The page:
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1.  Cancer-related genes in the transcription signature of facioscapulohumeral dystrophy myoblasts and myotubes 
Muscular dystrophy is a condition potentially predisposing for cancer; however, currently, only Myotonic dystrophy patients are known to have a higher risk of cancer. Here, we have searched for a link between facioscapulohumeral dystrophy (FSHD) and cancer by comparing published transcriptome signatures of FSHD and various malignant tumours and have found a significant enrichment of cancer-related genes among the genes differentially expressed in FSHD. The analysis has shown that gene expression profiles of FSHD myoblasts and myotubes resemble that of Ewing's sarcoma more than that of other cancer types tested. This is the first study demonstrating a similarity between FSHD and cancer cell expression profiles, a finding that might indicate the existence of a common step in the pathogenesis of these two diseases.
doi:10.1111/jcmm.12182
PMCID: PMC3930408  PMID: 24341522
cancer; rhabdomyosarcoma; Ewing's sarcoma; FSHD; muscular dystrophy
2.  Integrated molecular portrait of non-small cell lung cancers 
BMC Medical Genomics  2013;6:53.
Background
Non-small cell lung cancer (NSCLC), a leading cause of cancer deaths, represents a heterogeneous group of neoplasms, mostly comprising squamous cell carcinoma (SCC), adenocarcinoma (AC) and large-cell carcinoma (LCC). The objectives of this study were to utilize integrated genomic data including copy-number alteration, mRNA, microRNA expression and candidate-gene full sequencing data to characterize the molecular distinctions between AC and SCC.
Methods
Comparative genomic hybridization followed by mutational analysis, gene expression and miRNA microarray profiling were performed on 123 paired tumor and non-tumor tissue samples from patients with NSCLC.
Results
At DNA, mRNA and miRNA levels we could identify molecular markers that discriminated significantly between the various histopathological entities of NSCLC. We identified 34 genomic clusters using aCGH data; several genes exhibited a different profile of aberrations between AC and SCC, including PIK3CA, SOX2, THPO, TP63, PDGFB genes. Gene expression profiling analysis identified SPP1, CTHRC1and GREM1 as potential biomarkers for early diagnosis of the cancer, and SPINK1 and BMP7 to distinguish between AC and SCC in small biopsies or in blood samples. Using integrated genomics approach we found in recurrently altered regions a list of three potential driver genes, MRPS22, NDRG1 and RNF7, which were consistently over-expressed in amplified regions, had wide-spread correlation with an average of ~800 genes throughout the genome and highly associated with histological types. Using a network enrichment analysis, the targets of these potential drivers were seen to be involved in DNA replication, cell cycle, mismatch repair, p53 signalling pathway and other lung cancer related signalling pathways, and many immunological pathways. Furthermore, we also identified one potential driver miRNA hsa-miR-944.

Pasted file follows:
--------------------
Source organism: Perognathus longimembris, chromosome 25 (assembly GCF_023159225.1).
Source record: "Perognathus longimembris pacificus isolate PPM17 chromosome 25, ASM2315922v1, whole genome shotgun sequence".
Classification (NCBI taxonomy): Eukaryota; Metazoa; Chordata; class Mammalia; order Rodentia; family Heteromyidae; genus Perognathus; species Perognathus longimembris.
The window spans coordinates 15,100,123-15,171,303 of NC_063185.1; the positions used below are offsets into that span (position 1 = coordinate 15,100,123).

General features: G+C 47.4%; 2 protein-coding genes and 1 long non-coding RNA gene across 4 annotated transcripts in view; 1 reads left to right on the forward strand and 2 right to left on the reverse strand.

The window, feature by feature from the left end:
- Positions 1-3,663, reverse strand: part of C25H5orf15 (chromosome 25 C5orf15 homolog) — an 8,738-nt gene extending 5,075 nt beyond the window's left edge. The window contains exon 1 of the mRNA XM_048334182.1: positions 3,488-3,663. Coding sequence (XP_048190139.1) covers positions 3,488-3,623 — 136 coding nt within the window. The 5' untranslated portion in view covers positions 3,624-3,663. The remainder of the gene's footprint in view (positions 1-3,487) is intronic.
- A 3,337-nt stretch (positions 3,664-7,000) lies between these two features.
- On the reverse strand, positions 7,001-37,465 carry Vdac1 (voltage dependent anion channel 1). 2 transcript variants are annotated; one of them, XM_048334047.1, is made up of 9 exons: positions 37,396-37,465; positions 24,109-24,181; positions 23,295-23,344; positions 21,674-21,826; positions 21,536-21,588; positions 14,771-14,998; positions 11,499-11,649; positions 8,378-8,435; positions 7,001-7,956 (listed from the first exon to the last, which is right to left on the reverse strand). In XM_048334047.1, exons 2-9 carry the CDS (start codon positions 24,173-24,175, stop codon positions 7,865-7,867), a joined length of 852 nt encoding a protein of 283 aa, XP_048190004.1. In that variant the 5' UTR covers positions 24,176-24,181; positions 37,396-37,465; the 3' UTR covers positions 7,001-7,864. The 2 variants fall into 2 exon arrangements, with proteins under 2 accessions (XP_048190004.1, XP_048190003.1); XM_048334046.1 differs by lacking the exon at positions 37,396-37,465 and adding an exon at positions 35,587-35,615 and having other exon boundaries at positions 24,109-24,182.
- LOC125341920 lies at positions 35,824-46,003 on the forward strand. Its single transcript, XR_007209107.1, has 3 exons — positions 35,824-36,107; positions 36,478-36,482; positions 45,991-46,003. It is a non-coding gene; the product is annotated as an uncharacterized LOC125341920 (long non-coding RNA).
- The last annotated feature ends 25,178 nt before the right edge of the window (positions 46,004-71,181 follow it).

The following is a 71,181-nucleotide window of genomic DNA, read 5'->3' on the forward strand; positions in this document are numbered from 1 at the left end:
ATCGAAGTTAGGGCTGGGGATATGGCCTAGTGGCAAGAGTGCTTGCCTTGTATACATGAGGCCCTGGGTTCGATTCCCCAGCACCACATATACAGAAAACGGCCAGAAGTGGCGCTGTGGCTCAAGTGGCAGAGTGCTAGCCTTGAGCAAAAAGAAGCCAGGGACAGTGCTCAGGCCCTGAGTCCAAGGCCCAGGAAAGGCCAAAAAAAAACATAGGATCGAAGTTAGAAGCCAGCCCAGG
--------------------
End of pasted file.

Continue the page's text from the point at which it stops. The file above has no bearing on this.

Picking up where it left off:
Conclusions
Integrated molecular characterization of AC and SCC helped identify clinically relevant markers and potential drivers, which are recurrent and stable changes at DNA level that have functional implications at RNA level and have strong association with histological subtypes.
doi:10.1186/1755-8794-6-53
PMCID: PMC4222074  PMID: 24299561
NSCLC; AC; SCC; LCC; Systems biology
3.  BMP7 Expression Correlates with Secondary Drug Resistance in Mantle Cell Lymphoma 
PLoS ONE  2013;8(9):e73993.
Purpose
We designed a gene profiling experiment to identify genes involved in secondary drug resistance in mantle cell lymphomas (MCL).
Experimental Design
We obtained paired tissue samples collected from the same patients before treatment and after relapse or progression. Variations in gene expression between the 2 samples were estimated for 5 patients. For each gene, the mean variation was estimated for patients with a refractory primary tumor and for responders who developed secondary drug resistance. Nine genes of interest were selected on the basis of the magnitude and statistical significance of the variation of expression in responders and non-responders.
Results
BMP7 was the only one with significantly increased expression at relapse in patients who developed secondary resistance. Validation of BMP7 as a key gene involved in secondary resistance was performed using cultures of cell line. Incubation of BMP7 with MCL cell lines increased their resistance to bortezomib and cytarabine, while inhibition of BMP7 expression by siRNA correlated with increased cell death linked to drug application.
Conclusion
Variations in gene expression after treatment point out BMP7 as a key gene involved in secondary resistance in mantle cell lymphoma.
doi:10.1371/journal.pone.0073993
PMCID: PMC3771972  PMID: 24069261
4.  Simultaneous miRNA and mRNA transcriptome profiling of human myoblasts reveals a novel set of myogenic differentiation-associated miRNAs and their target genes 
BMC Genomics  2013;14:265.
Background
miRNA profiling performed in myogenic cells and biopsies from skeletal muscles has previously identified miRNAs involved in myogenesis.
Results
Here, we have performed miRNA transcriptome profiling in human affinity-purified CD56+ myoblasts induced to differentiate in vitro. In total, we have identified 60 miRNAs differentially expressed during myogenic differentiation. Many were not known for being differentially expressed during myogenic differentiation. Of these, 14 (miR-23b, miR-28, miR-98, miR-103, miR-107, miR-193a, miR-210, miR-324-5p, miR-324-3p, miR-331, miR-374, miR-432, miR-502, and miR-660) were upregulated and 6 (miR-31, miR-451, miR-452, miR-565, miR-594 and miR-659) were downregulated. mRNA transcriptome profiling performed in parallel resulted in identification of 6,616 genes differentially expressed during myogenic differentiation.